In option b) there is cotton which is from a plant source.
Hence the answer is (c) PVC, Polythene, Bakelite.
10. The material which is commonly used for making kitchen containers is
(a) PVC
(b) Acrylic
(c) Teflon
(d) PET
Soln:
Answer is (d) PET
Explanation:
PET or Polyethylene tetra thalate is lightweight and it is used in making kitchen containers.
Very Short Answer Questions
11. Cotton is a natural polymer. What is its chemical name?
Soln:
The chemical name of cotton is cellulose.
12. A synthetic fibre which looks like silk is obtained by chemical treatment of wood pulp. It is,
therefore, known as artificial silk. What is its common name?
Soln:
Rayon is known as artificial silk.
13. Terrycot is made by mixing two types of fibres. Write the names of the fibres.
Soln:
Terrycot is prepared by mixing terylene and cotton.
14. Plastic articles are available in all possible shapes and sizes. Can you tell why?
Soln:
It is very easy to make moulds from plastic hence it is available in all possible shapes and sizes.
15. Plastic is used for making a large variety of articles of daily use and these articles are very attractive.
But it is advised to avoid the use of plastic as far as possible. Why?
Soln:
Plastic is not bio-degradable and disposing of plastic waste is a major issue. Hence it is advised to avoid the
use of plastic as far as possible.
16. Why is it not advisable to burn plastic and synthetic fabrics?
Soln:
Burning of plastic releases toxic gases which pollutes the air. Hence it not advisable to burn plastic and
synthetic fabrics.
17. Select the articles from the following list which are biodegradable.
(a) Paper
(b) Woollen clothes
(c) Wood
(d) Aluminium can
(e) Plastic bag
(f) Peels of vegetables
Soln:3
a. Paper
b. Woollen clothes
c. Wood
d. Peels of vegetables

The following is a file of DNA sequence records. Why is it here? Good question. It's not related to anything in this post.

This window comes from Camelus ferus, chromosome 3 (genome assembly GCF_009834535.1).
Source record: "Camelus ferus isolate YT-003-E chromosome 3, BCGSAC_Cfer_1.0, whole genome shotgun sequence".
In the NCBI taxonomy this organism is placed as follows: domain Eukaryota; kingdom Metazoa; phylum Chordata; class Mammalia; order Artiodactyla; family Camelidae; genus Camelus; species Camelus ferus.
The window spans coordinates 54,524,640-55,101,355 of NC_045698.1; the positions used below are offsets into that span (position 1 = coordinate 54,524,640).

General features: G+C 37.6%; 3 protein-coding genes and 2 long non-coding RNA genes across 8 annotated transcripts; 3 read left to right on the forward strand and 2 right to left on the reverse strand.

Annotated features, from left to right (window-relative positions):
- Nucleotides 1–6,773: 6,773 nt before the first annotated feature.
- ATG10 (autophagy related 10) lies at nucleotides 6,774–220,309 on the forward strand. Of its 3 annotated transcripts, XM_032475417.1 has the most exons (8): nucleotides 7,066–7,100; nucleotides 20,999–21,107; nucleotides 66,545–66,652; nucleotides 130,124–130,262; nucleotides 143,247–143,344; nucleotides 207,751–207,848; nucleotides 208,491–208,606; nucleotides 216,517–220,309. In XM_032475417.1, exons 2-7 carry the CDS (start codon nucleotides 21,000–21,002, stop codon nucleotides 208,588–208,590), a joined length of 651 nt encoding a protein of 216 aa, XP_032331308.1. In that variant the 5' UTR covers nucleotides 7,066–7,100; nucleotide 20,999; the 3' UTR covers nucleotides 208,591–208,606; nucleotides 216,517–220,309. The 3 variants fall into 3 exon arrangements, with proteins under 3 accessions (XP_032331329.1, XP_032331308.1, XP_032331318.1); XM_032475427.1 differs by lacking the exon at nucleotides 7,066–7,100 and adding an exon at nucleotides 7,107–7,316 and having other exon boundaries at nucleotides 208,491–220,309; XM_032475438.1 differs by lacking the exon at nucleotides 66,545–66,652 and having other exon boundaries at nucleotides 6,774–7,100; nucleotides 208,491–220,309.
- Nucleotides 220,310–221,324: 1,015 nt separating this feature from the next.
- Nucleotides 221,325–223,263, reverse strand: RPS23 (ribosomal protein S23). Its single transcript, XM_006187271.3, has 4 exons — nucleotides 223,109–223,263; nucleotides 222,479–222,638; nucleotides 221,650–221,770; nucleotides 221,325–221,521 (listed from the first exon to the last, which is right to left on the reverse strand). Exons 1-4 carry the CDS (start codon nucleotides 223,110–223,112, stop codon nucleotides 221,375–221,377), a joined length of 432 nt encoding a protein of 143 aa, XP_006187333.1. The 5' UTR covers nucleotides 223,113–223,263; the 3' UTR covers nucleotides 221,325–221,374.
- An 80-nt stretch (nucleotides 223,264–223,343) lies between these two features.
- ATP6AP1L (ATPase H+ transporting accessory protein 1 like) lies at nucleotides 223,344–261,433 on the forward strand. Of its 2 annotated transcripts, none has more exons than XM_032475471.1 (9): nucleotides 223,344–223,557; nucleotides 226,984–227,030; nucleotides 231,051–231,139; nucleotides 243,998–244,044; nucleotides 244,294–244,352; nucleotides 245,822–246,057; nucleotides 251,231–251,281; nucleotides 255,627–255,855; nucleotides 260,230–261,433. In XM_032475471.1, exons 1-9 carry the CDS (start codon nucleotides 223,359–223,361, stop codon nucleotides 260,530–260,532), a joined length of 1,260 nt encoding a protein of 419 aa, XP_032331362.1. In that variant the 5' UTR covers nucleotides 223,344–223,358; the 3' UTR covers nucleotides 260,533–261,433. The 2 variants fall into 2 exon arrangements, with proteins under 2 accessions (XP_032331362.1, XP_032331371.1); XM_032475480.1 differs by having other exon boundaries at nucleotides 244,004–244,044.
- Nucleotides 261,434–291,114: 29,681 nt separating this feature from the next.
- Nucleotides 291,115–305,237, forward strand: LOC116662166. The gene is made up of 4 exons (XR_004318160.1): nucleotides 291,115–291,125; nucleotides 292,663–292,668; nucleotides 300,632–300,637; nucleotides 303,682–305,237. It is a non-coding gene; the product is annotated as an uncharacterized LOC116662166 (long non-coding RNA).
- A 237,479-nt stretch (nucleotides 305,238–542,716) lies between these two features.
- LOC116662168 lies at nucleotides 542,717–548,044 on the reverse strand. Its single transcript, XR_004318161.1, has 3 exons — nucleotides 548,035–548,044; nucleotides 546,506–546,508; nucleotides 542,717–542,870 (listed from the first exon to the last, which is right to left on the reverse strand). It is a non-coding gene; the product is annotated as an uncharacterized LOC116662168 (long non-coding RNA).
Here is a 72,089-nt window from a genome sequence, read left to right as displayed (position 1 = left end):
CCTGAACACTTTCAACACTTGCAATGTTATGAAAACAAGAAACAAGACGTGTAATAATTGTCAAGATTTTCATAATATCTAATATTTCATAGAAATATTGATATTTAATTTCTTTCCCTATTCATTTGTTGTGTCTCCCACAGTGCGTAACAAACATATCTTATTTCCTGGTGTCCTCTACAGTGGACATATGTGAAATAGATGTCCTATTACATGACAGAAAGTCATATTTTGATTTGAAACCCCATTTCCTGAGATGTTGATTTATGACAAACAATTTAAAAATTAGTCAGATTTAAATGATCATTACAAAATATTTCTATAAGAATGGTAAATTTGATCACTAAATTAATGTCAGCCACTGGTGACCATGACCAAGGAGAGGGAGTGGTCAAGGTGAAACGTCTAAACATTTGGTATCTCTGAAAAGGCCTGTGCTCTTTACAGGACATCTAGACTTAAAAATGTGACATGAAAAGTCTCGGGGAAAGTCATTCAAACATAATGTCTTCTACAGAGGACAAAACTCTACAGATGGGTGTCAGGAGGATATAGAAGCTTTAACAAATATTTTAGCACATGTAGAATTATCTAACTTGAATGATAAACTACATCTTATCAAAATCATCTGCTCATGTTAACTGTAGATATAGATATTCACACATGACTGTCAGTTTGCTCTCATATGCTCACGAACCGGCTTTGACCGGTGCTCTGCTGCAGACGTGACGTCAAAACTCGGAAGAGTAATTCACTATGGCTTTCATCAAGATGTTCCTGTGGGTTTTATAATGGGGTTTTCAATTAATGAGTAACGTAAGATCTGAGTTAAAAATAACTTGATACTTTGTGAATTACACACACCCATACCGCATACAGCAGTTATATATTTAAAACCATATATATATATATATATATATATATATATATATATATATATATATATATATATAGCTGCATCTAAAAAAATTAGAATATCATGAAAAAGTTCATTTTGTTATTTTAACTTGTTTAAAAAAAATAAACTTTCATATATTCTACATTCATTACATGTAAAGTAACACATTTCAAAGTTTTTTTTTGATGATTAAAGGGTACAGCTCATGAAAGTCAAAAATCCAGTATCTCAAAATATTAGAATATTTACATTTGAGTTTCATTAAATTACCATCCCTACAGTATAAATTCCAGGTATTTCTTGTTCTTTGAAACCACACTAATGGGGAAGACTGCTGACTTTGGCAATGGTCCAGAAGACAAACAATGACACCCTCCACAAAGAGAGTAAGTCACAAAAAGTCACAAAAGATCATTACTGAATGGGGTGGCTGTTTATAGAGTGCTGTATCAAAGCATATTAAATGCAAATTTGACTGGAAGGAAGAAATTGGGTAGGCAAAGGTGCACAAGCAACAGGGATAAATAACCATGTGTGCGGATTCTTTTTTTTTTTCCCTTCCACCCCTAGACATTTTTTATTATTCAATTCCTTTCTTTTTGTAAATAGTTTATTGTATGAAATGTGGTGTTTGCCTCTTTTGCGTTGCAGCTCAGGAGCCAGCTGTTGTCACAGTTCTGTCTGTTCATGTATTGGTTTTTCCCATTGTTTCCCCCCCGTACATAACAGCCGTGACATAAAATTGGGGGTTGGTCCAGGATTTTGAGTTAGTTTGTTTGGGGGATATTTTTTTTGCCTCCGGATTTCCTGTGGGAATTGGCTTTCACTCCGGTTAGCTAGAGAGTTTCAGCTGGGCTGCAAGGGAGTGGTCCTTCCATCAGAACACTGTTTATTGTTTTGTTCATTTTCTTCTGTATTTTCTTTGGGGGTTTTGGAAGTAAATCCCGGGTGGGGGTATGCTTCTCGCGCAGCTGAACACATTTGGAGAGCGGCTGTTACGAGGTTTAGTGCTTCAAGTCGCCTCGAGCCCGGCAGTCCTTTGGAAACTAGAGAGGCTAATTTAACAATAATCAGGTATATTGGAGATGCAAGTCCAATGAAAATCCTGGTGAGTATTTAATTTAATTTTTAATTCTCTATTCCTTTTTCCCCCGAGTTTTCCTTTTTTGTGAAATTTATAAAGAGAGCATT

18. A bucket made of plastic does not rust like a bucket made of iron. Why?
Soln:
Plastic is a non-reactive material. To form rust it should react with water and oxygen. Hence plastic does not
form rust.
Short Answer Questions
19. Rohit took with him some nylon ropes when he was going for rock climbing. Can you tell why he
selected nylon ropes instead of ropes made of cotton or jute?
Soln:
Because Nylon ropes are strong, flexible and elastic when compared to jute and cotton ropes.
Acrylic blankets are cheap, light in weight, more durable and are available in a variety of colours and designs.
They can be easily washed at home.
20. A lady went to the market to buy a blanket. The shopkeeper showed her blankets made of acrylic
fibres as well as made of wool. She preferred to buy an acrylic blanket. Can you guess why?
Soln:
Lady prefers acrylic blanket over wool blankets because acrylic blankets are cheap, light in weight, more
durable and are available in a variety of colours and designs. They can be easily washed at home.
21. PVC (polyvinyl chloride) is a thermoplastic and is used for making toys, chappals, etc. Bakelite is a
thermosetting plastic and is used for making electrical switches, handles of various utensils, etc. Can you
write the major difference between these two types of plastics?
Soln:
On heating, Thermoplastics get deformed and they can be easily bent. Whereas Thermosetting plastics cannot
be softened by heating.
22. Fill in the blanks.
(i) A polymer is a chain of many small units joined together which are called ______.
(ii) The synthetic fibres are also known as ______ fibres.
(iii) The first fully synthetic fibre was ______.
(iv) A fibre similar to wool is ______.
(v) A plastic used for making crockery is ______.
Soln:
(i) A polymer is a chain of many small units joined together which are called monomers.
(ii) The synthetic fibres are also known as man-made fibres.
(iii) The first fully synthetic fibre was Nylon.
(iv) A fibre similar to wool is acrylic.
(v) A plastic used for making crockery is melamine.
23. Match items in List A with the items of list B.
List A – List B
(a) nylon – (i) non-stick coating
(b) PET – (ii) electric switches
(c) rayon – (iii) parachutes
(d) thermosetting plastics – (iv) polyester
(e) Teflon – (v) artificial silk
Soln:
List A – List B
(a) nylon – (iii) parachutes
(b) PET – (iv) polyester
(c) rayon – (v) artificial silk